Recent optimism about last week’s sale of Michigan’s two largest daily newspapers — with the Detroit News sold to the smaller MediaNews Group and the Free Press snatched up by former News owner Gannett Co. — overlooks the larger problem of corporate ownership of newspapers. The deal has been heralded by supporters as an opportunity for more competition between the two newsrooms, with the News becoming a morning newspaper competing directly with the Free Press. But the sale is no more than a redistribution among large media conglomerates that focus on increasing profit margins and pleasing stockholders at the expense of public service and quality journalism. If the recent history of corporate media ownership has taught us one lesson, it is that investigative reporting and foreign coverage, which provide a far greater public service than USA Today’s brightly colored drivel, require a greater commitment of resources than corporate money-mongerers are willing to expend.

Corporate chains already owned 39 percent of the country’s newspapers as of 2002, and Gannett, the largest news media conglomerate in the United States, boasts a capitalist’s dream come true: It controls 101 daily newspapers including USA Today, roughly 750 non-daily publications and over 20 television stations, the most widely circulated daily newspaper in the country. Financially, Gannett’s tactics pay off — it declared a 2004 victory of $1.3 billion in profits, largely as a result of its ruthless cost-cutting. In the game where everyone wants ownership of Boardwalk and Park Place, Gannett’s media near-monopoly may be a winning strategy for the corporation and its stockholders, but not for the public.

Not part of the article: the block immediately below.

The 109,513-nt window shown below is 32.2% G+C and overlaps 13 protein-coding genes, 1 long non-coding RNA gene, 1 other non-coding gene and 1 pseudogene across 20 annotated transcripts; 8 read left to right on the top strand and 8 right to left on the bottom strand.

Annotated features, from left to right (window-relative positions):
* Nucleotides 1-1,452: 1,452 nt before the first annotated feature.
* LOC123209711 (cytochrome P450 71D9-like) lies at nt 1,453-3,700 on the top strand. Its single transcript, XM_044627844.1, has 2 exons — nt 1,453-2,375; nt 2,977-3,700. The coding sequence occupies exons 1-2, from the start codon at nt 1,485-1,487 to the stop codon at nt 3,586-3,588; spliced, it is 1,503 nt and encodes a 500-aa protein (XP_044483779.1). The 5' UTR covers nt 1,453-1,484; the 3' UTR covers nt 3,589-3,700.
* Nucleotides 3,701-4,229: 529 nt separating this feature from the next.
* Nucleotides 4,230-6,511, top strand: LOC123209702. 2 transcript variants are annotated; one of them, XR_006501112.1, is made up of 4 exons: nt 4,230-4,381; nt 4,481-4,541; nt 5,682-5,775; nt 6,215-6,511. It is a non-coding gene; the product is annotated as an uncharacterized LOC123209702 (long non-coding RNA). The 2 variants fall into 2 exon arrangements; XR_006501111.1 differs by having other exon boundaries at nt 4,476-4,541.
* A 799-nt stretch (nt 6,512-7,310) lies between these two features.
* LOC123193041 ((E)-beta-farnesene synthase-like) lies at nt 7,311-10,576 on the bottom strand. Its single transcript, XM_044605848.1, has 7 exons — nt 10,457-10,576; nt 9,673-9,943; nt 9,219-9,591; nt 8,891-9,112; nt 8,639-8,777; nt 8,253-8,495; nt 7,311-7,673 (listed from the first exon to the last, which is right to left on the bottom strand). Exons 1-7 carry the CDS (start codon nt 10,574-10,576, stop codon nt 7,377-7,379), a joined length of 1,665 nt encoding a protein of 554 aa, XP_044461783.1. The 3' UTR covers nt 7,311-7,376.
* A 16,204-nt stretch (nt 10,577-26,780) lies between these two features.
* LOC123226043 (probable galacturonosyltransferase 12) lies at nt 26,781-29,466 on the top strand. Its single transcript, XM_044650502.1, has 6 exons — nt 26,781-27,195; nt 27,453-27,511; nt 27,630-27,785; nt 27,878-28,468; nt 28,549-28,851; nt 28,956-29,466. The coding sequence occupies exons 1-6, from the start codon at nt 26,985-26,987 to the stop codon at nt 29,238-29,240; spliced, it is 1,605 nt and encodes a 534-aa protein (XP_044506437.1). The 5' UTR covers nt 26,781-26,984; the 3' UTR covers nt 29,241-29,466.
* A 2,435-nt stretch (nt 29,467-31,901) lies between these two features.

When corporations and their investors demand high profit margins, newspapers must increase ad sales and cut costs on reporting. One only needs to peruse a few issues of the News and Free Press to see how corporations squeeze profits out of their papers at the expense of quality, with popular sports columnists and front-page ads trumping important news stories.

The New York Times, long the bastion of American journalism, is a member of a disappearing species of family-owned newspapers. The autonomy provided by its independent ownership enables the Times to maintain its well-earned reputation for in-depth and investigative reporting on breaking news stories, public and corporate scandals and controversial issues. For corporate-owned newspapers, however, the incentive to report such stories becomes a calculation based on profits and circulation figures. Trivial stories, acting more as entertainment than news, fill such publications with fluff and contribute to the tabloidization of the press.

Quality journalism is not profitable. But journalism shouldn’t be about profit; it should be about providing a service that holds the government and other institutions accountable to the public. It may be expensive, but the public should demand fearless, vigilant and in-depth reporting. Rather than feeling an obligation to the public, Gannett and other conglomerates are beholden to investors who control decision-making at the highest levels. Maintaining a free press involves a commitment not to profits, but to providing newsrooms with the necessary resources to conduct their work with integrity, courage and independence.

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